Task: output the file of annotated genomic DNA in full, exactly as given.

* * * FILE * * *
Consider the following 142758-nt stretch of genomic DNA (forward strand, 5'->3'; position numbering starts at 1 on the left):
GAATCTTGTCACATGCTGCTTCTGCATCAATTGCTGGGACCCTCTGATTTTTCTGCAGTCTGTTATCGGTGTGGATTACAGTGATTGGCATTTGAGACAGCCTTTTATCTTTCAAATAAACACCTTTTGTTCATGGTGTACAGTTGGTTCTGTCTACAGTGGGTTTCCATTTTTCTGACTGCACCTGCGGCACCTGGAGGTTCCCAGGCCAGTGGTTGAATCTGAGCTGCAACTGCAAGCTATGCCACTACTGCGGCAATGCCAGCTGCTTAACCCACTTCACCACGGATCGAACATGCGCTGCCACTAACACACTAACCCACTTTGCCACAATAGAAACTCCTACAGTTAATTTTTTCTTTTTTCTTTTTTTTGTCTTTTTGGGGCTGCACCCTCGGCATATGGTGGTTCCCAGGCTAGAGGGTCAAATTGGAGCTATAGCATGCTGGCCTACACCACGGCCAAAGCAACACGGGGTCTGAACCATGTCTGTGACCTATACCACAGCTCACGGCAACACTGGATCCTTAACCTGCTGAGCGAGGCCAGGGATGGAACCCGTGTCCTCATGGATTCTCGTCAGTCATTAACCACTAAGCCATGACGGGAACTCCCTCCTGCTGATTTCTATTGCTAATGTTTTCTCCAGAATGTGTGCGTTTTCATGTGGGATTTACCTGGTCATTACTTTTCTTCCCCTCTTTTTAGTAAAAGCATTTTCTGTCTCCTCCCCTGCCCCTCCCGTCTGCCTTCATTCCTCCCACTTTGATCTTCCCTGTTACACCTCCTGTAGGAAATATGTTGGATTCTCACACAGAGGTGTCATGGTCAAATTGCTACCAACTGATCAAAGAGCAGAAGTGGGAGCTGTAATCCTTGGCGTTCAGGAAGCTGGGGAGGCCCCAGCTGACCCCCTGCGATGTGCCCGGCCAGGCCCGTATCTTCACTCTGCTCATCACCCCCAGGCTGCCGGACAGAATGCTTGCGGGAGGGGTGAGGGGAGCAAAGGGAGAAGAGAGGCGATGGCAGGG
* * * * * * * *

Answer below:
Consider the following 142758-nt stretch of genomic DNA (forward strand, 5'->3'; position numbering starts at 1 on the left):
GAATCTTGTCACATGCTGCTTCTGCATCAATTGCTGGGACCCTCTGATTTTTCTGCAGTCTGTTATCGGTGTGGATTACAGTGATTGGCATTTGAGACAGCCTTTTATCTTTCAAATAAACACCTTTTGTTCATGGTGTACAGTTGGTTCTGTCTACAGTGGGTTTCCATTTTTCTGACTGCACCTGCGGCACCTGGAGGTTCCCAGGCCAGTGGTTGAATCTGAGCTGCAACTGCAAGCTATGCCACTACTGCGGCAATGCCAGCTGCTTAACCCACTTCACCACGGATCGAACATGCGCTGCCACTAACACACTAACCCACTTTGCCACAATAGAAACTCCTACAGTTAATTTTTTCTTTTTTCTTTTTTTTGTCTTTTTGGGGCTGCACCCTCGGCATATGGTGGTTCCCAGGCTAGAGGGTCAAATTGGAGCTATAGCATGCTGGCCTACACCACGGCCAAAGCAACACGGGGTCTGAACCATGTCTGTGACCTATACCACAGCTCACGGCAACACTGGATCCTTAACCTGCTGAGCGAGGCCAGGGATGGAACCCGTGTCCTCATGGATTCTCGTCAGTCATTAACCACTAAGCCATGACGGGAACTCCCTCCTGCTGATTTCTATTGCTAATGTTTTCTCCAGAATGTGTGCGTTTTCATGTGGGATTTACCTGGTCATTACTTTTCTTCCCCTCTTTTTAGTAAAAGCATTTTCTGTCTCCTCCCCTGCCCCTCCCGTCTGCCTTCATTCCTCCCACTTTGATCTTCCCTGTTACACCTCCTGTAGGAAATATGTTGGATTCTCACACAGAGGTGTCATGGTCAAATTGCTACCAACTGATCAAAGAGCAGAAGTGGGAGCTGTAATCCTTGGCGTTCAGGAAGCTGGGGAGGCCCCAGCTGACCCCCTGCGATGTGCCCGGCCAGGCCCGTATCTTCACTCTGCTCATCACCCCCAGGCTGCCGGACAGAATGCTTGCGGGAGGGGTGAGGGGAGCAAAGGGAGAAGAGAGGCGATGGCAGGG